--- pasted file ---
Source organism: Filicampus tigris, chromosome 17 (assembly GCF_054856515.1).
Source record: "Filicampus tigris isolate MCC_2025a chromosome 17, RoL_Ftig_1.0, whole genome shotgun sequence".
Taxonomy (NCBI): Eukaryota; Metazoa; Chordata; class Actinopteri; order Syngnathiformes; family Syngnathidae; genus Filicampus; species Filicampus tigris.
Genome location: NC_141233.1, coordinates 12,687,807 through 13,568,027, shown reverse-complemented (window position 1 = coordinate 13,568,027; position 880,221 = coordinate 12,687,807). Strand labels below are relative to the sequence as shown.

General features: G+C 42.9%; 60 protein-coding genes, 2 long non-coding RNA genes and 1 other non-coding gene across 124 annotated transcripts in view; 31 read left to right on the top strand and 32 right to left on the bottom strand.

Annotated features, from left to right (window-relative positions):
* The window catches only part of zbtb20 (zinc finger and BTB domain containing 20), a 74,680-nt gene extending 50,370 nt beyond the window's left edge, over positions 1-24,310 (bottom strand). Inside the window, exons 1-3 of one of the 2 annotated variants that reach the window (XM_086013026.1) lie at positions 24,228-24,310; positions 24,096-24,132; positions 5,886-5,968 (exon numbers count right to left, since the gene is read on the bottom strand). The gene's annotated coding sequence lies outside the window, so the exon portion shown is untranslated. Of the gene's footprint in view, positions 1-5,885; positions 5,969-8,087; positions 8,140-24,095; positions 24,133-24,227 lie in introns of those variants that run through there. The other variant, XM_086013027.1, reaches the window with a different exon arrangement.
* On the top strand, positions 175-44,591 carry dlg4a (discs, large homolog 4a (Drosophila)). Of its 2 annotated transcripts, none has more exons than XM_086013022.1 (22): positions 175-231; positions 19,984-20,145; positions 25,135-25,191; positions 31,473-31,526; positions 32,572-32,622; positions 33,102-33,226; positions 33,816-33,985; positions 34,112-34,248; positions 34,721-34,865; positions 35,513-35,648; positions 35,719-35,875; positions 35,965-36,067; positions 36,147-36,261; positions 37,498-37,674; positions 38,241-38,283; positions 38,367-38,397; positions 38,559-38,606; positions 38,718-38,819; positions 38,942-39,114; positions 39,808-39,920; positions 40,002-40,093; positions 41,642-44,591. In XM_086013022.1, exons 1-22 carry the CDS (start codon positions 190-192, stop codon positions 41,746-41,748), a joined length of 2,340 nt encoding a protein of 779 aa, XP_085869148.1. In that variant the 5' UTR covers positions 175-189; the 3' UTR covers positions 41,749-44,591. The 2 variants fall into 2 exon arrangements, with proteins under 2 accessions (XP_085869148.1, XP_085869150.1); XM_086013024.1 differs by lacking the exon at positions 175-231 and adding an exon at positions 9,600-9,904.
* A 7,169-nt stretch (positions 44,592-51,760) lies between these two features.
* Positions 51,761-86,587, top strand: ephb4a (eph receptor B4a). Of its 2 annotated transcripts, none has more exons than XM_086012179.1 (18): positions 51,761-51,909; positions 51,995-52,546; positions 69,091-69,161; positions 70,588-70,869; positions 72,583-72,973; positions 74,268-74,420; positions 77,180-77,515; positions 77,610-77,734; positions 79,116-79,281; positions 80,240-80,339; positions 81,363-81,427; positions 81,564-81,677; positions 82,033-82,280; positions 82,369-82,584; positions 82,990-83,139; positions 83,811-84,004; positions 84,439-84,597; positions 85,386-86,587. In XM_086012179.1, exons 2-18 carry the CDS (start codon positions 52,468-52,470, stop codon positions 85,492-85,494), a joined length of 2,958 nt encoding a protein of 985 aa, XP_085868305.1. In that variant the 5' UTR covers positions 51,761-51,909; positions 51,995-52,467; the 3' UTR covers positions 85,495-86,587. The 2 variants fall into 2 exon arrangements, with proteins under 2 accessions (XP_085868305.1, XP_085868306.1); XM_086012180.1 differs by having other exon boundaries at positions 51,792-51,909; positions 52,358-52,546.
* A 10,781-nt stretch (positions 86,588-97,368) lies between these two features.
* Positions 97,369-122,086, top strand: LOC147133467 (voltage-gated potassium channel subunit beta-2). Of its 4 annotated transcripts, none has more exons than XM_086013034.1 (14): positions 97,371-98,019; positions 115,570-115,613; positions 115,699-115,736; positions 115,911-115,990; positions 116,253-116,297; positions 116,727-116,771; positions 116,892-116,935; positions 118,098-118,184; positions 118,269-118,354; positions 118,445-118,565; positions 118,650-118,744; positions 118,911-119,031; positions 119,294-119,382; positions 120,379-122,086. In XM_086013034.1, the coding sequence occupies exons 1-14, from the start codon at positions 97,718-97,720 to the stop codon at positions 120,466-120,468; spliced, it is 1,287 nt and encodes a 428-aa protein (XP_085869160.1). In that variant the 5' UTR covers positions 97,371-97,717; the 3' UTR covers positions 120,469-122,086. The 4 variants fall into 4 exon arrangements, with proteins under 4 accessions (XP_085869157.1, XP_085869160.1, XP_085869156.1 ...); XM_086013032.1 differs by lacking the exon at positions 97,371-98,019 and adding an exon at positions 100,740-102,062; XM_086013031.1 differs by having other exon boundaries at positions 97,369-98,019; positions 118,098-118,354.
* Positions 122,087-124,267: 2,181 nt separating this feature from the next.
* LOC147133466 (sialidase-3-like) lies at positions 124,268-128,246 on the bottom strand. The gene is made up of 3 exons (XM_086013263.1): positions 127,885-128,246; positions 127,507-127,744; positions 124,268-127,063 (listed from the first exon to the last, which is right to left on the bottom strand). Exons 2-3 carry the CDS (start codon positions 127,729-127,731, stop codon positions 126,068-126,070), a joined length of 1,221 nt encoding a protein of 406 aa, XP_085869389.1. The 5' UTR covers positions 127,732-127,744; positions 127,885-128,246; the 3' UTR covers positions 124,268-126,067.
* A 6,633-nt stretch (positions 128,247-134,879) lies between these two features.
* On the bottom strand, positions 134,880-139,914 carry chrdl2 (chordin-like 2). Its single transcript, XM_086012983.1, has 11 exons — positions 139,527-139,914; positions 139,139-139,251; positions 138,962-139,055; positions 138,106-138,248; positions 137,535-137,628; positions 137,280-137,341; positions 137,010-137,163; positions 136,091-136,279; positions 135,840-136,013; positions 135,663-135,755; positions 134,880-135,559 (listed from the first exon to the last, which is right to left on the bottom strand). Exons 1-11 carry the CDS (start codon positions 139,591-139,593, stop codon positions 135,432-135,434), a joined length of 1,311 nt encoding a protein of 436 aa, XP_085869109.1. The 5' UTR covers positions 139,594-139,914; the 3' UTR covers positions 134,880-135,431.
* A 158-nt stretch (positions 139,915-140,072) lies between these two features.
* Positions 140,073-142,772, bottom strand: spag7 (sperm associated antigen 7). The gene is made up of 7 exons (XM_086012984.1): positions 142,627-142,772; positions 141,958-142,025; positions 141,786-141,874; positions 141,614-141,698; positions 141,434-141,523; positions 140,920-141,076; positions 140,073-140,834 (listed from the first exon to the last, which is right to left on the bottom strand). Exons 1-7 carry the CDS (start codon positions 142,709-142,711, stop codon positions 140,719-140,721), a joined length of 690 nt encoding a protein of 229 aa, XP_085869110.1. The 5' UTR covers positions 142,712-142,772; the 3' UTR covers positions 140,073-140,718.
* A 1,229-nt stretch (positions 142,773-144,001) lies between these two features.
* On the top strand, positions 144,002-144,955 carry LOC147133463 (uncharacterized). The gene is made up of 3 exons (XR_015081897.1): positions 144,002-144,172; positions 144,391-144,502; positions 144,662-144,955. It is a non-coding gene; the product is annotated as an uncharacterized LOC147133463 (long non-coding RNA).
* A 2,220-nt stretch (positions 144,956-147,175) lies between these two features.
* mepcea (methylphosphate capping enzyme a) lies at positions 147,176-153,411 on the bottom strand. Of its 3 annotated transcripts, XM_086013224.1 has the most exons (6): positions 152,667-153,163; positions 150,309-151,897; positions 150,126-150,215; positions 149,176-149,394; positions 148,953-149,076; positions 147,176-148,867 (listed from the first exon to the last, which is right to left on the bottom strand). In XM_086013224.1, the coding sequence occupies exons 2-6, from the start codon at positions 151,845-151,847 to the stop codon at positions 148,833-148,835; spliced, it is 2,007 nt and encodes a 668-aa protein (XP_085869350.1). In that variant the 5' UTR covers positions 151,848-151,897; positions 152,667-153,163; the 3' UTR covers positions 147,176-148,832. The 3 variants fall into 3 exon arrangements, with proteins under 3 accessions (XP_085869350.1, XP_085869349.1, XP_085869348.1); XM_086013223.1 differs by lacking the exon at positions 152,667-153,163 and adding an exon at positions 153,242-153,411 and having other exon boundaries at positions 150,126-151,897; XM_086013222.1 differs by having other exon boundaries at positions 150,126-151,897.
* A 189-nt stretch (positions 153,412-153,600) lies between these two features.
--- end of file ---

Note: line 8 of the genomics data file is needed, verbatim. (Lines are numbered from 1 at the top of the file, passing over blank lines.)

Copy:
* On the top strand, positions 175-44,591 carry dlg4a (discs, large homolog 4a (Drosophila)). Of its 2 annotated transcripts, none has more exons than XM_086013022.1 (22): positions 175-231; positions 19,984-20,145; positions 25,135-25,191; positions 31,473-31,526; positions 32,572-32,622; positions 33,102-33,226; positions 33,816-33,985; positions 34,112-34,248; positions 34,721-34,865; positions 35,513-35,648; positions 35,719-35,875; positions 35,965-36,067; positions 36,147-36,261; positions 37,498-37,674; positions 38,241-38,283; positions 38,367-38,397; positions 38,559-38,606; positions 38,718-38,819; positions 38,942-39,114; positions 39,808-39,920; positions 40,002-40,093; positions 41,642-44,591. In XM_086013022.1, exons 1-22 carry the CDS (start codon positions 190-192, stop codon positions 41,746-41,748), a joined length of 2,340 nt encoding a protein of 779 aa, XP_085869148.1. In that variant the 5' UTR covers positions 175-189; the 3' UTR covers positions 41,749-44,591. The 2 variants fall into 2 exon arrangements, with proteins under 2 accessions (XP_085869148.1, XP_085869150.1); XM_086013024.1 differs by lacking the exon at positions 175-231 and adding an exon at positions 9,600-9,904.